Smirnoff advertisement with DJ rivals Newport cigarette ads for sheer WTFness

Jesse Thorn says: "My friend Oliver Wang (proprietor of Soul Sides and prof at CSULB) wrote this great little thing."

At first glance, this image of a DJ working the turntables, with a cleavage-baring admirer looking on, seems uncomplicated: Smirnoff promises a fun, sexy time. However, a closer examination of the mise en scéne yields some instant problems.

There are no records on the turntables.

There’s not a mat on the turntables.

There’s no visible DJ mixer.

The gesture — hands posed over both turntables — doesn’t make sense.

The DJ in American culture: resonant, misunderstood



    1. In the actual piece, I note there’s no needle. I don’t say “cartridge” since that wouldn’t necessarily make sense to lay folk. But the summary above left that out.

  1. Well seriously, how can you expect the mainstream world to understand something as complicated as being a DJ.

  2. they do win back some points though for casting a chick with a labret piercing. more points if they shopped it in. also, maybe there’s supposed to be a story behind it, like “hey babe, im gonna totally rock the party tonight after i set up these decks, and we will have so much fun drinking smirnoff vodka as well”

  3. “I’m not allowed around actual turntables anymore since my Barry Manalow Ke$ha mashup of 2012. But if I was I’d look like this while I was DJing.”

  4. Great moments in pedantry, continued: The accent in the phrase “mise-en-scène” above is incorrect. He’s using an accute accent (French: “un accent aigu”) when he should be using a grave accent (French: “un accent grave”).

    (I hate fractured French.)

  5. Maybe the attitude is “hey babe this is what those stupid hipsters look like when they have their dj parties here”

  6. It’s a cautionary tale.  For those who can’t make out the full-res text at the bottom, it reads, “Please Drink Responsibly–or you’ll make a complete ass of yourself at Turntable Lab in front of your buddy’s hot sister.”

  7. I have adapted a punchline from an old New Yorker cartoon for this situation; “You are not the jerk this is marketed to.” shortened to; “You are not the jerk . . .”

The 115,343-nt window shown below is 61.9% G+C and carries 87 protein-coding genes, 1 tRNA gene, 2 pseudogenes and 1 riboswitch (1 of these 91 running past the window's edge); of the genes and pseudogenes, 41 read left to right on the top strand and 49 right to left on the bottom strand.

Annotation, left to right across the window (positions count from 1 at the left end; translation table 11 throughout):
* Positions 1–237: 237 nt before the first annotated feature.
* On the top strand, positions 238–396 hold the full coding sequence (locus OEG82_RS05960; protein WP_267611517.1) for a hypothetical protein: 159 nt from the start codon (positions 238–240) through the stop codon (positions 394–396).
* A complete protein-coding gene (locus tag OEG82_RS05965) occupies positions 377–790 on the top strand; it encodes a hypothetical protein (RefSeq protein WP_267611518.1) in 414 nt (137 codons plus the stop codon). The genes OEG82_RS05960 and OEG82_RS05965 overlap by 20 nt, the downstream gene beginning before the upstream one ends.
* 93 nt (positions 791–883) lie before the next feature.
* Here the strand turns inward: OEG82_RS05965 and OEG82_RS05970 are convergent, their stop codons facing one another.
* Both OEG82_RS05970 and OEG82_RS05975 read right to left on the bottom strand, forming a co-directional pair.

8. Hmm; the way the shadows fall it kinda looks like his watch is part of an “Arab Strap” setup on his left social finger.

  9. Photographer decided the records were causing distracting reflections and decided to remedy by removing them from the set.

  10. what I always think around drinkers is, “Man, these people would find anything funny.” Low threshold is the whole idea. 

    Yes, I am a wet blanket.

  11. I don’t want to alarm anyone, but ads, tv shows, movies aren’t real.  Those buildings on the street are fake, no one lives in them. The milk on the cereal is actually glue. Point- I wouldn’t waste a lot of time looking for “reality” in staged pictures.

    To the picture’s defense If it had a caption reading, “Hey babe tomorrow when I dj I’ll be all like *scratch sound* on the decks…”  it would be ok right?

    1. Yeah, we get that ads are fake.  But it’s nice when someone exerts a wee bit of effort to generate some verisimilitude.

      I mean, if you can find a pair of turntables to use as a prop in your photoshoot, would it have been so very hard to include a coupla rekkids and maybe a needle, just to make it look even a little more convincing?

      The joker at Smirnoff who signed off on the ad must have been moonlighting in Quality Assurance at the distillery.  A picture of a guy actually spinning records while an attractive young lady looks on might seem like the kind of fun time a potential Smirnoff drinker would seek.

      This looks like a picture of a goofball who has no idea what to do with that device beneath his flailing hands.